Turkey’s president has argued that his country did not break a trade embargo on Iran as it hadn’t committed to abide by U.S. sanctions, and there were no United Nations restrictions in place, the Hurriyet newspaper reported on Friday.
The comments at a Thursday meeting of Turkey’s ruling party came hours before President Recep Tayyip Erdogan was for the first time implicated in a plot to help Iran evade U.S. sanctions. The Islamic Republic was only released from UN curbs imposed over its nuclear program in January 2016, when a multi-lateral accord struck the year before was implemented.
“We have not broken an embargo,” the president was cited by Hurriyet as saying. “The world does not consist of the U.S. alone.”
Reza Zarrab, who’s accused of laundering billions of dollars on behalf of Iran, told a New York jury Thursday that a senior Turkish official said to him that then-prime minister Erdogan personally signed off on a plan to involve two Turkish banks in the scheme. The case began as a corruption investigation in Turkey in 2013, but Erdogan quashed it amid a purge of investigators and prosecutors.
Erdogan has increasingly questioned Turkey’s alliance with the U.S. since Washington declined to extradite U.S.-based cleric Fethullah Gulen, whom Turkish authorities accuse of masterminding a coup attempt last year, a theme he also alluded to on Thursday.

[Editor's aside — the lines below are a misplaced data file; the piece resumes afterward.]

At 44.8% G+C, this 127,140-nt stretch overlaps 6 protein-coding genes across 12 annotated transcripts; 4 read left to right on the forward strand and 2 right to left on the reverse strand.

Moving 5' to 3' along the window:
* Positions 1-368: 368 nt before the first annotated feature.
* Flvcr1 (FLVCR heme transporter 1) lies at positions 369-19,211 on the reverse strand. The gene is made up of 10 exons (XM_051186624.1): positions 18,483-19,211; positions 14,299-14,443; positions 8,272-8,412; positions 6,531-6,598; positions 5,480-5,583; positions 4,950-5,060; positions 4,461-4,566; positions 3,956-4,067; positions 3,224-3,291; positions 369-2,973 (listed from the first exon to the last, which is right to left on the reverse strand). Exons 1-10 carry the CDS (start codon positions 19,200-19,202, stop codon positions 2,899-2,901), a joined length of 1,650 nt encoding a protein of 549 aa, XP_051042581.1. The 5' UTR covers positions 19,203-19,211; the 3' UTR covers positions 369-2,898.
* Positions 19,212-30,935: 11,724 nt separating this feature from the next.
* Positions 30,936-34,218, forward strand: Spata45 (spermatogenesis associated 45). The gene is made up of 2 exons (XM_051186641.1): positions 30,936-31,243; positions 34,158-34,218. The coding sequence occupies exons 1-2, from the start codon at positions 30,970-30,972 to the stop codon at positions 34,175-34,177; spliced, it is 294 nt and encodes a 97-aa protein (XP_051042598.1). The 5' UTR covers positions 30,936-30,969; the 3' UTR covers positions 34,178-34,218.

“There are games played against our economy,” Erdogan was quoted as saying, an apparent reference to the swings in Turkey’s currency, interest rates and bank stocks triggered by news about the trial.
A senior adviser continued the attack on Gulen’s movement — known in Turkey as FETO. It’s clear the outlawed network “has hijacked the American justice system with the Zarrab case and they are trying to use it to create a smear campaign that they hope will eventually harm Erdogan,” Ilnur Cevik said in an article published by Daily Sabah on Friday.
“Turkish people are not prone to such slander, such plots staged by international groups, and will only rally behind Erdogan even stronger,” he wrote.
Turkiye Halk Bankasi and other Turkish banks denied any role in helping Iran evade U.S. sanctions after they were named at the trial on charges including money laundering and funneling Iranian funds through the U.S. financial system.
Cemil Ertem, another leading adviser to Erdogan, on Friday defended the integrity of Turkey’s banks in an article also published by Daily Sabah.
“This banking system will not be frustrated by kitschy threats,” said Ertem. “Moreover, those who want to harm such an open and stable system will harm themselves more than Turkey.”